1. I suppose I have to give Livy second chance. I have one volume of his “ab urbe condita” but after a seemingly endless enumeration of who was elected senator or consul, who became governor of this or that province and so forth I decided I’d move on to another book. But your examples and explanations made me curious what else might be in there.

    So what about other historians like Tacitus? I read his “Germania” not so long ago and I noticed the following: Some passages sound very reasonable, objective and like a serious try to describe a people which is very different from his own.
    But other passages clearly have not been written to give accurate account on a land and its inhabitants but to teach lesson of morality. Probably aimed at his fellow Romans. This comes especially clear when he describes the customs concerning marriage.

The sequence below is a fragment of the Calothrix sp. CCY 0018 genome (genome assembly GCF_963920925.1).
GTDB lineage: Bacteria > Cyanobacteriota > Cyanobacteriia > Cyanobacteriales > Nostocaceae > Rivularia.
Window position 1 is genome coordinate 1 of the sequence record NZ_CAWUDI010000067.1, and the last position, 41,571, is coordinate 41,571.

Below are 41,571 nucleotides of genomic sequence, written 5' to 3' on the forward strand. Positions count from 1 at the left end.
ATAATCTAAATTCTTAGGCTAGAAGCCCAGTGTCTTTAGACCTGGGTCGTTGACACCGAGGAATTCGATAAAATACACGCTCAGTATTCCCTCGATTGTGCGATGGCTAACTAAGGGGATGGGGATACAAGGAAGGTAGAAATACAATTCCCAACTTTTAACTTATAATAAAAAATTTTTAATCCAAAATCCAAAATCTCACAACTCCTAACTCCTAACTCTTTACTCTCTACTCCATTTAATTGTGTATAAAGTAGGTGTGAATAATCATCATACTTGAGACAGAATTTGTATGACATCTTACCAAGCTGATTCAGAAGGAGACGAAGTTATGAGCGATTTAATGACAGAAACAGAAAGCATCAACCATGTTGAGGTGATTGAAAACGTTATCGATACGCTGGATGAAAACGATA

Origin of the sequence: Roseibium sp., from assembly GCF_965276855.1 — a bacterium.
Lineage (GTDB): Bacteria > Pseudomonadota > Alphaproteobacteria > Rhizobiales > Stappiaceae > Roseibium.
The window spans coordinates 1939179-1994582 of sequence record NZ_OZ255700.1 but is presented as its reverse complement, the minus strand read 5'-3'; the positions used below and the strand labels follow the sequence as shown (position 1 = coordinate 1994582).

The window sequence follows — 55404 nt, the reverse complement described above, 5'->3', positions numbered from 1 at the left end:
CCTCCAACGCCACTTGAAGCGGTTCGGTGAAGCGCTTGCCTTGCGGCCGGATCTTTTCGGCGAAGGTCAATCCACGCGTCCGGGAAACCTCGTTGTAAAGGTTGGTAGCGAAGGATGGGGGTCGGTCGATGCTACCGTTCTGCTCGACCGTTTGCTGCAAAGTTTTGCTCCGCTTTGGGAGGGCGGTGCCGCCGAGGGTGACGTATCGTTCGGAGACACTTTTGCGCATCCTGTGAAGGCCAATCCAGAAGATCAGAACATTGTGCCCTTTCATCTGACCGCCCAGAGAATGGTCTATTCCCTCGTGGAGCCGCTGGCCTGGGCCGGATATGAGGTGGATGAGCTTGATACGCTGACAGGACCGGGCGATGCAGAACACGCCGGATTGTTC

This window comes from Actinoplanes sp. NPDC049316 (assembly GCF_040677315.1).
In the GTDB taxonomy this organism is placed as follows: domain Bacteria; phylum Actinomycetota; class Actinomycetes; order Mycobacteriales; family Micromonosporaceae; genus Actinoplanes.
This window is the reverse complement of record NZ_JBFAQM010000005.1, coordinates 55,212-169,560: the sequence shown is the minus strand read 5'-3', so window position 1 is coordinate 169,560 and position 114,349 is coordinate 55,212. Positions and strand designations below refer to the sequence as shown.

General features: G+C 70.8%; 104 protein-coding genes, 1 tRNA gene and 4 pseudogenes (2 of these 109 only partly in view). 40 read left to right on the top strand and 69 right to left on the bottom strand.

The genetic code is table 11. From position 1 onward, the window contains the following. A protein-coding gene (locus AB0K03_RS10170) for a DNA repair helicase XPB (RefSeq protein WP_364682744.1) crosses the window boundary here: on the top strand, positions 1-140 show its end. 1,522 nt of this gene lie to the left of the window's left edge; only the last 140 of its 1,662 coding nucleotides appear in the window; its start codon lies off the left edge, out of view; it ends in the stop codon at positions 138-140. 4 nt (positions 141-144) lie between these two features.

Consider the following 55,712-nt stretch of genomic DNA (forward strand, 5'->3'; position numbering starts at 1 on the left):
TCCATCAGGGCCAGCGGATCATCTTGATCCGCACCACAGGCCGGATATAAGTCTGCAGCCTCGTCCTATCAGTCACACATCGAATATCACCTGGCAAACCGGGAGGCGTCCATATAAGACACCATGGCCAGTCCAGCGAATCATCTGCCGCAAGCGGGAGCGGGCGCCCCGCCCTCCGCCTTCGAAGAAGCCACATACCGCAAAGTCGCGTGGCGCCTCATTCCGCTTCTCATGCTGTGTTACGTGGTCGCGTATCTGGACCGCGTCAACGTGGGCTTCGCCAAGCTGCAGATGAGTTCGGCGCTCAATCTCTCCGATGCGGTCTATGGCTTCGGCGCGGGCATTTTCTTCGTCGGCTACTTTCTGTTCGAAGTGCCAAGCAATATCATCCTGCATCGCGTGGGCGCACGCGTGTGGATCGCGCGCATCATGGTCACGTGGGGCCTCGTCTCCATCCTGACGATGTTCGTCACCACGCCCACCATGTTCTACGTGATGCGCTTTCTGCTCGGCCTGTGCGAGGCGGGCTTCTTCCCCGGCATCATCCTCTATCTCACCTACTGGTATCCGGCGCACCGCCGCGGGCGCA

Then again he lapses into praises of the Roman victories above the tribes of Germania. (I avoid using the terms Germany and Germans on purpose since it’s a deficiency of the English language to use the same words for very different things in this case. The Germans Tacitus wrote about and the people living in this area today are separated by a couple of centuries, countless wars and a view big migration periods. French people and Gauls aren’t the same either, nor are Romans and Italians.)

    Well, my point is, I haven’t read much written by Livy but I found this unintended humour in another Roman historian. The part where I laughed hardest reading Tacitus was right at the beginning of Germania when he complains how ugly the landscape is. Sure, it’s hard to rival with places like Tuscany for example but he makes it sound worse than the orcus.